Feb 1, 2020

Free Logos Book for February: Creation, Power and Truth

The free Logos Book for the Month for February is N. T. Wright's Creation, Power and Truth: The Gospel in a World of Cultural Confusion. You can also purchase How God Became Jesus: The Real Origins Of Belief In Jesus' Divine Nature—A Response To Bart D. Ehrman, Simply Christian, and Romans (Story of God Bible Commentary) for $1.99, $4.99, and $9.99 respectively. While your at it, register for a chance to win the eighteen-volume New Testament for Everyone Series. For all these offers, go to the Logos' Free Book of Month page here.

Best Books in Old Testament Studies in 2019

The Center for Biblical Studies and Biblical Foundations have identified the finalists for best books in Old Testament Studies in 2019 here.

Jan 31, 2020

The Latest Issue of the Review of Biblical Literature

The latest issue of Review of Biblical Literature is out. Reviews can be accessed by clicking the links below but unfortunately you must be a SBL member.

J. L. Andruska, Wise and Foolish Love in the Song of Songs
Reviewed by Chloe Sun

Robert Armstrong and Tadhg Ó hAnnracháin, eds., The English Bible in the Early Modern World
Reviewed by Jeffrey L. Morrow

William E. Arnal, Richard S. Ascough, Robert A. Derrenbacker Jr., and Philip A. Harland, eds., Scribal Practices and Social Structures among Jesus Adherents: Essays in Honour of John S. Kloppenborg
Reviewed by John Marshall

Lori Baron, Jill Hicks-Keeton, and Matthew Thiessen, eds., The Ways That Often Parted: Essays in Honor of Joel Marcus
Reviewed by Anders Petersen

Justin Buol, Martyred for the Church: Memorializations of the Effective Deaths of Bishop Martyrs in the Second Century CE
Reviewed by Paul Middleton

Mark J. Keown, Philippians
Reviewed by Isaac Blois

Mahri Leonard-Fleckman, The House of David: Between Political Formation and Literary Revision
Reviewed by Klaus-Peter Adam

Beniamin Pascut, Redescribing Jesus’ Divinity through a Social Science Theory: An Interdisciplinary Analysis of Forgiveness and Divine Identity in Ancient Judaism and Mark 2:1–12
Reviewed by April Hoelke Simpson

Philip N. Richardson, Temple of the Living God: The Influence of Hellenistic Philosophy on Paul’s Figurative Temple Language Applied to the Corinthians
Reviewed by Michael K. W. Suh

Kenneth Seeskin, Thinking about the Torah: A Philosopher Reads the Bible
Reviewed by Mark Awabdy

Jeffrey S. Siker, Jesus, Sin, and Perfection in Early Christianity
Reviewed by Chris Keith

Mitzi J. Smith and Yung Suk Kim, Toward Decentering the New Testament: A Reintroduction
Reviewed by Demetrius K. Williams

Jan 30, 2020

Kathy Lee Gifford and the Biblical Languages

In this article, Kathy Lee Gifford encourages learning the biblical languages. I appreciate her encouragement even if her stated motivation is a bit wrong-headed.

Jan 29, 2020

Early Christian Preaching and the Old Testament

Hughes Oliphant Old's discussion on preaching in the early Church references a sermon by Melito of Sardis (ca. AD 130–190). He observes.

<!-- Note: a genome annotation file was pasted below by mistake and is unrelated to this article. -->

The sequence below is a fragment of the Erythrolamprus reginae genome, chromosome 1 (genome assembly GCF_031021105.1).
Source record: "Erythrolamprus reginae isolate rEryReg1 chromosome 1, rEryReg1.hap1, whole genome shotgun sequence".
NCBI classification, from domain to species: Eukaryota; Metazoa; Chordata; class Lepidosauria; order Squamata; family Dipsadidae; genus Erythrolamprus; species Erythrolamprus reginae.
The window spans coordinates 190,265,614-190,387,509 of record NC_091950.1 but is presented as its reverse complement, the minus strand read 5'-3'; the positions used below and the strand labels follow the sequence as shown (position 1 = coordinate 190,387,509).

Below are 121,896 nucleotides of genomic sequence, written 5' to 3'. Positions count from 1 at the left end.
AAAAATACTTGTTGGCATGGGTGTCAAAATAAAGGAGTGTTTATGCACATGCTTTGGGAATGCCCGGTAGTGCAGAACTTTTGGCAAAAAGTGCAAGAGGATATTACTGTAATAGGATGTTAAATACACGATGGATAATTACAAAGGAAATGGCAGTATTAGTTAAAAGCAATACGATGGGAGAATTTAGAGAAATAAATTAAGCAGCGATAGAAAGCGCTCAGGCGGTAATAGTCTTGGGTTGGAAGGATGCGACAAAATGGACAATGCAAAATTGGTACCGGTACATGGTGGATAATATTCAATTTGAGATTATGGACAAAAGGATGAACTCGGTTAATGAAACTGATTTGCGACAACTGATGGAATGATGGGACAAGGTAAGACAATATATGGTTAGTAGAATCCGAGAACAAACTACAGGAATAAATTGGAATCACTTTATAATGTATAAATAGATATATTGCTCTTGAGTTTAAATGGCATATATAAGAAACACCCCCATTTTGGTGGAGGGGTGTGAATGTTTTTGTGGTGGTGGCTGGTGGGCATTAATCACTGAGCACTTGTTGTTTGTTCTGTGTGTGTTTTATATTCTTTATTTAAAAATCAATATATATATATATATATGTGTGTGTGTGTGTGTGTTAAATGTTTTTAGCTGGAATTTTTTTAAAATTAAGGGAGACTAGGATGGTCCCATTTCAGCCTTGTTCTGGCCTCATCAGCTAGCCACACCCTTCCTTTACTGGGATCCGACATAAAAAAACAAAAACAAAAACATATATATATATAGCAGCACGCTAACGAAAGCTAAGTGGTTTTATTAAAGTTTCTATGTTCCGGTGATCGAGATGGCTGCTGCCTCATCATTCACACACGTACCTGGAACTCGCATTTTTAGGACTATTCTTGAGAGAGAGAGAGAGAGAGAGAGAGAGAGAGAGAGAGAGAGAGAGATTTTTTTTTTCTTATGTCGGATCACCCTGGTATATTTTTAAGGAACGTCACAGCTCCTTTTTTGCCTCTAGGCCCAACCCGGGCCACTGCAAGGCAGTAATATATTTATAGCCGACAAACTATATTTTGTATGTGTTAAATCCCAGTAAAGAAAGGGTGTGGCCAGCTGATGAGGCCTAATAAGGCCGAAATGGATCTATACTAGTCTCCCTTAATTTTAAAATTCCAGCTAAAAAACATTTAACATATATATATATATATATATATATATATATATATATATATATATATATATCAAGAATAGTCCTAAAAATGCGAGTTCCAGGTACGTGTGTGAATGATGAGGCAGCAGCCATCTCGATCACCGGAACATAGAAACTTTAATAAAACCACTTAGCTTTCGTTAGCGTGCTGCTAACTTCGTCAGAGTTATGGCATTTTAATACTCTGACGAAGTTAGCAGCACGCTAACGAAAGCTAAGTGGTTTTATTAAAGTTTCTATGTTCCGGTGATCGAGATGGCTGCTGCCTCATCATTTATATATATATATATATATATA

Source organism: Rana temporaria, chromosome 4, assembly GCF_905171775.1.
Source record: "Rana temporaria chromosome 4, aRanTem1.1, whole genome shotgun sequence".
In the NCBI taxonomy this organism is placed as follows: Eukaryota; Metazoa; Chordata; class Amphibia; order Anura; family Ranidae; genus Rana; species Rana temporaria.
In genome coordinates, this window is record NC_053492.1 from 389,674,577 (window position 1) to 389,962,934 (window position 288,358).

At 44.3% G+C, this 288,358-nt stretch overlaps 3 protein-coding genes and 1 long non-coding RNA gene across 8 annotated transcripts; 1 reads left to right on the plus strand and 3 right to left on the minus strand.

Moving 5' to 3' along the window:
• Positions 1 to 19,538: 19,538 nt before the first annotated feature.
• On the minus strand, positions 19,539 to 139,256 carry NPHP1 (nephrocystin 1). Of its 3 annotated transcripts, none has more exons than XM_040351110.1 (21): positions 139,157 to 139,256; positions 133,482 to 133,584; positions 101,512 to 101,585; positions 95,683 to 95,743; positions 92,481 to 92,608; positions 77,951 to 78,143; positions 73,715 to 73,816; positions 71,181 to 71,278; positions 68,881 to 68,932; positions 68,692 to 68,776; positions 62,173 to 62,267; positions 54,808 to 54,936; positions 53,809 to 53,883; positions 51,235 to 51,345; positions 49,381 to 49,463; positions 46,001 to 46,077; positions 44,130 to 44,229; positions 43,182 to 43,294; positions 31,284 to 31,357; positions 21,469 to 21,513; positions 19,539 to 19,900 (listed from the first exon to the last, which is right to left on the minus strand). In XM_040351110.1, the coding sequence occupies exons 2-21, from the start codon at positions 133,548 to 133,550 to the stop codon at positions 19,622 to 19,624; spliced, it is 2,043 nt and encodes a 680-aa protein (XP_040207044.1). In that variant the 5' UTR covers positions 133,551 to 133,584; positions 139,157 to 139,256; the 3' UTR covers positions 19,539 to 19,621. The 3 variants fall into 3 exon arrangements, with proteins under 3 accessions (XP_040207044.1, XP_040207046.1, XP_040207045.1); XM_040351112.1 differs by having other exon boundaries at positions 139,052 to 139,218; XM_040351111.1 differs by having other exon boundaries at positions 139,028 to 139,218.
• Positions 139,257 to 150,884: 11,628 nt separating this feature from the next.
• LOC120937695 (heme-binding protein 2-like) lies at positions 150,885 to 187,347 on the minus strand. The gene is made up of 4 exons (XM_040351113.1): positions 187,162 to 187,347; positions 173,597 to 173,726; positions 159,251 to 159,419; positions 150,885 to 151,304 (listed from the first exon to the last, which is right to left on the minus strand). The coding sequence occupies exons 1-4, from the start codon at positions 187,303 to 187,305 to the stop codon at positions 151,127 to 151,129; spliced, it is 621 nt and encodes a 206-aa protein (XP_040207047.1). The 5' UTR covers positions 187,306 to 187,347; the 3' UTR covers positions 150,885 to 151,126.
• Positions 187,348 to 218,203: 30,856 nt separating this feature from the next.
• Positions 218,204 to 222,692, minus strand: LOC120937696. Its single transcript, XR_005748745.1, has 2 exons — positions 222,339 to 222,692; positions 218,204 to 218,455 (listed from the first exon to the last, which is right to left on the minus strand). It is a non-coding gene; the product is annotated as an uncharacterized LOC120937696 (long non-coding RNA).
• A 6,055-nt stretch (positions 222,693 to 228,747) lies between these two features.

We notice first of all that even though the sermon comes at the end of the second century, it is not preached on the New Testament Scriptures. Although, as mentioned above, we cannot be sure that the New Testament Scriptures were read during this service, it is clear that Melito and his congregation knew most of the New Testament.
The fact that Melito preaches from the Old Testament is instructive as it reminds us that one of the earliest examples that we have of Christian preaching utilized the Old Testament. This runs contrary to those who de-emphasize the role of the Old Testament in Christian preaching.

The Reading and Preaching of the Scriptures in the Worship of the Christian Church: Volume 1: The Biblical Period (Grand Rapids: Eerdmans, 1998), 290.

Jan 28, 2020

BiblePlaces at Twenty

“Time flies when you’re having fun.” This aphorism fits the surprising revelation in my email today that “twenty years ago this month, BiblePlaces.com was born.” This reminder drew me back to 1999 and my first trip to the Holy Land. Todd was one of my teachers. I recall the not uncommon experience of first-timers of trying to drink from a fire hydrant of biblical, historical, and archaeological knowledge. I also remember trying to take judicious photos with my 35mm and economize the nearly thirty rolls of film that I had brought! When I got back home, I realized that I had taken some reasonably good photos and others where I lamented that I had wasted precious film and then to add insult to injury, paid to have it processed. 

It was around that time that Todd began selling his photo collections divided into geographic regions. As a seminary student on a budget I wrestled with which collections I needed most and could afford. As I recall, I purchased two or three and was delighted when they arrived in the mail. Such a helpful resource packed on round plastic discs. These photos have served me well in the church and in the classroom. It is said that a British accent automatically makes one sound smarter. I’m not sure about that, but I am confident that using these photo collections over the years have made me a more effective communicator of the Bible.

I have purchased other collections of photos from places like Zondervan, Fortress, and the Biblical Archaeological Society, but none of these have eclipsed the bang-for-the-buck of Todd’s collections. I have also learned how to take better pictures over the years (for some advice see here, here, and here) and digital photography has helped. But I still find the BiblePlaces typically has already done it better than I have.

So if you have never considered BiblePlaces before, I would encourage you to not let another twenty years go by. You can check out the offerings here, sign up for the free newsletter here, and get a free presentation on the Sea of Galilee here. You really have no excuse not to check it out.